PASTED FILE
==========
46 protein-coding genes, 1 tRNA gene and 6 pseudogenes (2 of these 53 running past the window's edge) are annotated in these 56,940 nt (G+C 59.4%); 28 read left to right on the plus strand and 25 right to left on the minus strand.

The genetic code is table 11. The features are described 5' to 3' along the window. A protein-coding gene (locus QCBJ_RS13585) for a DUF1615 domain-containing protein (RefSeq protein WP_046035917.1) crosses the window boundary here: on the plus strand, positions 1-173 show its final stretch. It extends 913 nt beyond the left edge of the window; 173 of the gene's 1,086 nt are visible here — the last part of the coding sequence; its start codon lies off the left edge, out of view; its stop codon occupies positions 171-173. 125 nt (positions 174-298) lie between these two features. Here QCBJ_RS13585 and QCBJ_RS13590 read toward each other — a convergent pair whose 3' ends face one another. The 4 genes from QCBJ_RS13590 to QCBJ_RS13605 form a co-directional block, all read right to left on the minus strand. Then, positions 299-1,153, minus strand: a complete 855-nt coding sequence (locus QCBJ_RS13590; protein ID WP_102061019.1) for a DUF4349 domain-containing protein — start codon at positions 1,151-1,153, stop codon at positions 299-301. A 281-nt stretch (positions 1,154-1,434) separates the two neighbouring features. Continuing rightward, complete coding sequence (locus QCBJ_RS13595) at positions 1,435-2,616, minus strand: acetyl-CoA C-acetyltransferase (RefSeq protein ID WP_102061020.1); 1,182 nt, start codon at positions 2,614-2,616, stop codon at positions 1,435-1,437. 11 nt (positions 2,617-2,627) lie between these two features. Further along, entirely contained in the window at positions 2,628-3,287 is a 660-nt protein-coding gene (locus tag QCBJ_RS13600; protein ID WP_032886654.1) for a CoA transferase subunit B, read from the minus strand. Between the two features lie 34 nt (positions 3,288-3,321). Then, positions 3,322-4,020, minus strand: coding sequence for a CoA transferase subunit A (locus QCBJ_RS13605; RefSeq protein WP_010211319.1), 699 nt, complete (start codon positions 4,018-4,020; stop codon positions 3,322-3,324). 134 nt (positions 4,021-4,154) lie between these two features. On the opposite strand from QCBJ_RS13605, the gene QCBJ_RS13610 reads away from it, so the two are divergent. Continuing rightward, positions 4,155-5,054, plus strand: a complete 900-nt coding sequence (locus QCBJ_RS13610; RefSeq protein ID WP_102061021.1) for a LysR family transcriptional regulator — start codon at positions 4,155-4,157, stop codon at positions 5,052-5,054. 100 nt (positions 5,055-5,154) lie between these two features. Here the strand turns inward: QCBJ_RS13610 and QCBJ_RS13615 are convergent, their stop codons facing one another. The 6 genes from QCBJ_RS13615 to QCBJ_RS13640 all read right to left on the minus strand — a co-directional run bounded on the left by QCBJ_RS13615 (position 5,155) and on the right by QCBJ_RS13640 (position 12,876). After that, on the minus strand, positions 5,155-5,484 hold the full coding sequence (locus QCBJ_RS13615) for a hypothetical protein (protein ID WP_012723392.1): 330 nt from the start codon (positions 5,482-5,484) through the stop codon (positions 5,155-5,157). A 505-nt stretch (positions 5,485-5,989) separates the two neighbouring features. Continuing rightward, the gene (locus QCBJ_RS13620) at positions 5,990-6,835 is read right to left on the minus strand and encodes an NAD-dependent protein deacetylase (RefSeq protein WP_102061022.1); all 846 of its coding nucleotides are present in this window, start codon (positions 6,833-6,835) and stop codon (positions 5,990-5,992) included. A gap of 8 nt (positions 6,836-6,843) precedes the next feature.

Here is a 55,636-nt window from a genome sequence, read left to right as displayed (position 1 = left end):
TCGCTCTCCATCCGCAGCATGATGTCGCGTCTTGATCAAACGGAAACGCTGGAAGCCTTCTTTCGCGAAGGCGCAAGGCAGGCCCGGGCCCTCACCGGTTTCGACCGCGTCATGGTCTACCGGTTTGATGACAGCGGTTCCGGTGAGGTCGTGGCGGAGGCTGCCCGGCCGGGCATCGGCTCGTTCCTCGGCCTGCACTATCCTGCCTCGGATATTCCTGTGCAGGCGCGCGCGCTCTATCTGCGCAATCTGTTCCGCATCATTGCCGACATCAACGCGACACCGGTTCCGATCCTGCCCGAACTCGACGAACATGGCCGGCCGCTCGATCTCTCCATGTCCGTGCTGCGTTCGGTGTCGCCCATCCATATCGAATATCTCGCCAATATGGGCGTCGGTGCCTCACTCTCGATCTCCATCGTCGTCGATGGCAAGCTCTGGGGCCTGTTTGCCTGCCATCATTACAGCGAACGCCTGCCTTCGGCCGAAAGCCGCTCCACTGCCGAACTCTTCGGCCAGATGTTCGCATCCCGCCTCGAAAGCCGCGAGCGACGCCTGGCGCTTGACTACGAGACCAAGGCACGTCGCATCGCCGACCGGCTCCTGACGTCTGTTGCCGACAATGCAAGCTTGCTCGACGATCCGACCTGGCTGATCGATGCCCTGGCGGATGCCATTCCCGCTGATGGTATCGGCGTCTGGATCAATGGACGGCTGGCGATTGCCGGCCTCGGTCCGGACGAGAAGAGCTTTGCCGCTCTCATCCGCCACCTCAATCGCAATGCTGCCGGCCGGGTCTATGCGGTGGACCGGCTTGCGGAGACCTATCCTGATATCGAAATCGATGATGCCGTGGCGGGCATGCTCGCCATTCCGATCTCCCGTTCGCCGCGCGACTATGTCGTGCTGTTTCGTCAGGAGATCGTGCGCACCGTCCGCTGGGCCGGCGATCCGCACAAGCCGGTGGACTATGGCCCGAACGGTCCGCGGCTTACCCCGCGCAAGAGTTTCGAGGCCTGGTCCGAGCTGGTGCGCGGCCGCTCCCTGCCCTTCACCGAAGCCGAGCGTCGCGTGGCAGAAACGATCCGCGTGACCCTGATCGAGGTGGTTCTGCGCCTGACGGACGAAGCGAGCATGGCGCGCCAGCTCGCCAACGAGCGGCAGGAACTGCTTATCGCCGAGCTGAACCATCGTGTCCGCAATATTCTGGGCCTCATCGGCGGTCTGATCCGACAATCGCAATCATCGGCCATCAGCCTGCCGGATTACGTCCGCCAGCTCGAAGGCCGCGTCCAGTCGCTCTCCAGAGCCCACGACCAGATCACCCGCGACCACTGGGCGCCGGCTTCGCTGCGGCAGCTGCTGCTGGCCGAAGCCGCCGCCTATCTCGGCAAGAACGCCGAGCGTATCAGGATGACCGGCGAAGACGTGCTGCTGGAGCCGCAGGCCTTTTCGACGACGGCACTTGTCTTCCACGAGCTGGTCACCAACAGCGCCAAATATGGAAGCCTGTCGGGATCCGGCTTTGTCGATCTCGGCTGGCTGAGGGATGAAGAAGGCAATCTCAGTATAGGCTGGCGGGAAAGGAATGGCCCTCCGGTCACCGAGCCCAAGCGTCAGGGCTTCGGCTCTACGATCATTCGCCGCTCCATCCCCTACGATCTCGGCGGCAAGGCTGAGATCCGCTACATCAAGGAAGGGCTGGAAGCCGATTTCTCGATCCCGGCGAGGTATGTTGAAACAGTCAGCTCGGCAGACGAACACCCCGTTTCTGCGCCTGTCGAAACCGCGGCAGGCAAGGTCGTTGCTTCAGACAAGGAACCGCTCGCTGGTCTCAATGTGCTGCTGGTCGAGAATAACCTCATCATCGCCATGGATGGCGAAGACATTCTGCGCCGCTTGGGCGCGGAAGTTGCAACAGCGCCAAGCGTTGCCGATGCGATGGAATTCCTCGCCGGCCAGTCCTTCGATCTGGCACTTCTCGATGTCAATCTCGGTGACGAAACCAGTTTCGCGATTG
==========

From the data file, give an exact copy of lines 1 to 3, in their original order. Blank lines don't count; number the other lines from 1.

46 protein-coding genes, 1 tRNA gene and 6 pseudogenes (2 of these 53 running past the window's edge) are annotated in these 56,940 nt (G+C 59.4%); 28 read left to right on the plus strand and 25 right to left on the minus strand.

The genetic code is table 11. The features are described 5' to 3' along the window. A protein-coding gene (locus QCBJ_RS13585) for a DUF1615 domain-containing protein (RefSeq protein WP_046035917.1) crosses the window boundary here: on the plus strand, positions 1-173 show its final stretch. It extends 913 nt beyond the left edge of the window; 173 of the gene's 1,086 nt are visible here — the last part of the coding sequence; its start codon lies off the left edge, out of view; its stop codon occupies positions 171-173. 125 nt (positions 174-298) lie between these two features. Here QCBJ_RS13585 and QCBJ_RS13590 read toward each other — a convergent pair whose 3' ends face one another. The 4 genes from QCBJ_RS13590 to QCBJ_RS13605 form a co-directional block, all read right to left on the minus strand. Then, positions 299-1,153, minus strand: a complete 855-nt coding sequence (locus QCBJ_RS13590; protein ID WP_102061019.1) for a DUF4349 domain-containing protein — start codon at positions 1,151-1,153, stop codon at positions 299-301. A 281-nt stretch (positions 1,154-1,434) separates the two neighbouring features. Continuing rightward, complete coding sequence (locus QCBJ_RS13595) at positions 1,435-2,616, minus strand: acetyl-CoA C-acetyltransferase (RefSeq protein ID WP_102061020.1); 1,182 nt, start codon at positions 2,614-2,616, stop codon at positions 1,435-1,437. 11 nt (positions 2,617-2,627) lie between these two features. Further along, entirely contained in the window at positions 2,628-3,287 is a 660-nt protein-coding gene (locus tag QCBJ_RS13600; protein ID WP_032886654.1) for a CoA transferase subunit B, read from the minus strand. Between the two features lie 34 nt (positions 3,288-3,321). Then, positions 3,322-4,020, minus strand: coding sequence for a CoA transferase subunit A (locus QCBJ_RS13605; RefSeq protein WP_010211319.1), 699 nt, complete (start codon positions 4,018-4,020; stop codon positions 3,322-3,324). 134 nt (positions 4,021-4,154) lie between these two features. On the opposite strand from QCBJ_RS13605, the gene QCBJ_RS13610 reads away from it, so the two are divergent. Continuing rightward, positions 4,155-5,054, plus strand: a complete 900-nt coding sequence (locus QCBJ_RS13610; RefSeq protein ID WP_102061021.1) for a LysR family transcriptional regulator — start codon at positions 4,155-4,157, stop codon at positions 5,052-5,054. 100 nt (positions 5,055-5,154) lie between these two features. Here the strand turns inward: QCBJ_RS13610 and QCBJ_RS13615 are convergent, their stop codons facing one another. The 6 genes from QCBJ_RS13615 to QCBJ_RS13640 all read right to left on the minus strand — a co-directional run bounded on the left by QCBJ_RS13615 (position 5,155) and on the right by QCBJ_RS13640 (position 12,876). After that, on the minus strand, positions 5,155-5,484 hold the full coding sequence (locus QCBJ_RS13615) for a hypothetical protein (protein ID WP_012723392.1): 330 nt from the start codon (positions 5,482-5,484) through the stop codon (positions 5,155-5,157). A 505-nt stretch (positions 5,485-5,989) separates the two neighbouring features. Continuing rightward, the gene (locus QCBJ_RS13620) at positions 5,990-6,835 is read right to left on the minus strand and encodes an NAD-dependent protein deacetylase (RefSeq protein WP_102061022.1); all 846 of its coding nucleotides are present in this window, start codon (positions 6,833-6,835) and stop codon (positions 5,990-5,992) included. A gap of 8 nt (positions 6,836-6,843) precedes the next feature.

Here is a 55,636-nt window from a genome sequence, read left to right as displayed (position 1 = left end):